Being the veterinarian’s dog ain’t easy…
Stating the obvious, the invention of plastics was revolutionary for mankind. What I didn’t realize until now is the impact it has had on dogs. A simple sheet of plastic can immobilize a large dog if you roll it into a cone shape.
This has been one of those weeks when I gain a lot of empathy for the people-side of my business – for the owners whose pets we treat, whom we blithely send home with lists of instructions on how to care for their sick dogs and cats. Just give him this pill three times a day. Make sure he keeps that bandage dry. Here, have an Elizabethan Collar to keep her away from those stitches. Oh sure, she’ll be able to eat, drink and do all the normal stuff once she gets used to it.
Our big poodle Cliff has now been sitting frozen in space for nearly half an hour since the E-Collar went on, its big plastic halo zapping his ability to stand or move from the hallway mat. Fortunately, it seems to have spared his respiratory muscles as he appears to still be breathing.
It turns out that Cliff is one of those dogs that just has to worry at his wounds. Last week I removed a cystic growth from his hip and all the fun started. Trying to help nearly 70 pounds of wobbly post-op poodle into the truck, I sent out silent apologies to every client who has struggled likewise there in our clinic parking lot. The intent to buy a ramp for the truck zoomed up the priority list.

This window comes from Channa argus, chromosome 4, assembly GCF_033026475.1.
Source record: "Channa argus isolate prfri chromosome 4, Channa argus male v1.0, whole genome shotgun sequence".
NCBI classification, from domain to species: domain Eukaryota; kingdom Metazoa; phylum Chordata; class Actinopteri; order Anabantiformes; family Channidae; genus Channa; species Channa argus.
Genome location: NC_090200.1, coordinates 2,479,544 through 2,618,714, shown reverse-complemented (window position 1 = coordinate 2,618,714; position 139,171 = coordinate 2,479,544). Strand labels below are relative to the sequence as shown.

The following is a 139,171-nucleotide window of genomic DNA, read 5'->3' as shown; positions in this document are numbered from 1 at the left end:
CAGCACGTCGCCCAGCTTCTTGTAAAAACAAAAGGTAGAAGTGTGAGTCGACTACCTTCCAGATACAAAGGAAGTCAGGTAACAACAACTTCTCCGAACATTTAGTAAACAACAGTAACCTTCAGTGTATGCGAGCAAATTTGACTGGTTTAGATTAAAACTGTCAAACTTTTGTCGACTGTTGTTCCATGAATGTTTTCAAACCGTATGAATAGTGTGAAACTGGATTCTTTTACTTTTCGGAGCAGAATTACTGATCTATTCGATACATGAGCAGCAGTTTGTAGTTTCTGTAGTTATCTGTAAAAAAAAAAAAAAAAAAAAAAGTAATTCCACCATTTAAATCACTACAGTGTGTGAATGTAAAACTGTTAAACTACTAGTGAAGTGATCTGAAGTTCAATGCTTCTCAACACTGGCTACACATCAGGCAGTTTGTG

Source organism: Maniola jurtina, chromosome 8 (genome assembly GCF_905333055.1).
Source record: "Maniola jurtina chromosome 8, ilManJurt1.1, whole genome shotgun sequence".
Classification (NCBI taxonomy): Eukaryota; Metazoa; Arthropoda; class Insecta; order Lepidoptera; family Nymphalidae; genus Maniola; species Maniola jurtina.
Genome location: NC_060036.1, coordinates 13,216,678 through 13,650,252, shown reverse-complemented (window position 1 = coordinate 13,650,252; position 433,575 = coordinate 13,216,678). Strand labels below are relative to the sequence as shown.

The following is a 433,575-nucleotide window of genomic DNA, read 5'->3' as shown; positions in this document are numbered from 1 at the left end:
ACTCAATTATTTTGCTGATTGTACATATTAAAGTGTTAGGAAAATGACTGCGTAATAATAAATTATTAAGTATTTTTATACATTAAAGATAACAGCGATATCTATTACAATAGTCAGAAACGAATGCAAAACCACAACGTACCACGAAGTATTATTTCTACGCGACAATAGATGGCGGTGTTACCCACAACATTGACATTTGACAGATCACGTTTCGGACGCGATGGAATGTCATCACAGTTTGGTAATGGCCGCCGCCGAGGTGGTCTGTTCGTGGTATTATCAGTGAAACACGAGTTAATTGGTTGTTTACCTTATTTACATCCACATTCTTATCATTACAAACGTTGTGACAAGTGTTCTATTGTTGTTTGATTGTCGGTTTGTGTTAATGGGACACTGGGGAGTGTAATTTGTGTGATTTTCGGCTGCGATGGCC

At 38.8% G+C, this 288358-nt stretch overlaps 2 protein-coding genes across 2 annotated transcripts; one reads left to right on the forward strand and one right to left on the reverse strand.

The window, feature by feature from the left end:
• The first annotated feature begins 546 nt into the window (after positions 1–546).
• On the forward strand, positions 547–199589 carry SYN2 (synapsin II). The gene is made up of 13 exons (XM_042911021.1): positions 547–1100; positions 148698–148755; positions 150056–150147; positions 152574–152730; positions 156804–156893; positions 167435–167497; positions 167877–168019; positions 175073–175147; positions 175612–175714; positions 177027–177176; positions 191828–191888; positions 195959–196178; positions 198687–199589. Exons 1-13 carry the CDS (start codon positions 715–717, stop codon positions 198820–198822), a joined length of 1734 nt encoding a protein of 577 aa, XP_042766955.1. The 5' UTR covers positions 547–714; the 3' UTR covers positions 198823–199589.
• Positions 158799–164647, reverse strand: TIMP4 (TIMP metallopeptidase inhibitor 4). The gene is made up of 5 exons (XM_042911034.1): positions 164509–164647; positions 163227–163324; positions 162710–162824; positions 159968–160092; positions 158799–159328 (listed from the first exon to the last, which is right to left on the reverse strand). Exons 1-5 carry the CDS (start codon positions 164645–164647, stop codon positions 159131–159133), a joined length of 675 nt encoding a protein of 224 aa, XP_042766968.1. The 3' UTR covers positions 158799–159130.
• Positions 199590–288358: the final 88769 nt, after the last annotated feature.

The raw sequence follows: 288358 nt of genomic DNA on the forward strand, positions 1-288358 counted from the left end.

At home finally, with no legs broken enroute, we were greeted by my concerned husband with, “Wow that’s a big incision.” I realized again how worrisome even superficial wounds can be to pet owners. But time would pass; the wound would heal. Well, it might heal if Cliff would leave the darned thing alone.
Thanks to my stupidity and Cliff’s obsessive personality, in just a few days my lovely surgical closure was a red, weeping, chewed-on mess. We berate clients who refuse to leave collars on their dogs and I was one of those – bad vet, bad Fiona, go sit in the corner. I had resorted to cutting a tail-hole in some old running shorts and fitting them on Cliff, trying to save us all from the trials of a cone-encumbered dog, but to no avail. He somehow chewed out two sutures.
So now he sits in the hall staring at the ceiling, his freshly laundered shorts an additional embarrassment as the tyrannical plastic hat sucks the strength from his muscles and mind. At least he’s not like some dogs who tear around frantically bashing everything and everyone with their new headgear.
Don’t worry, Cliff’s getting lots of love, sympathy and help getting to the food bowl.
It’s nice that he’s good at taking pills since the wound is now infected just to complete my lessons in responsible pet ownership. I’m going to be sure he gets every dose of antibiotics on schedule.
They say doctors make the worst patients. It seems vets can make the worst pet owners.
Dr. Fiona Gilchrist
Hillcrest Animal Hospital – Trenton/Quinte West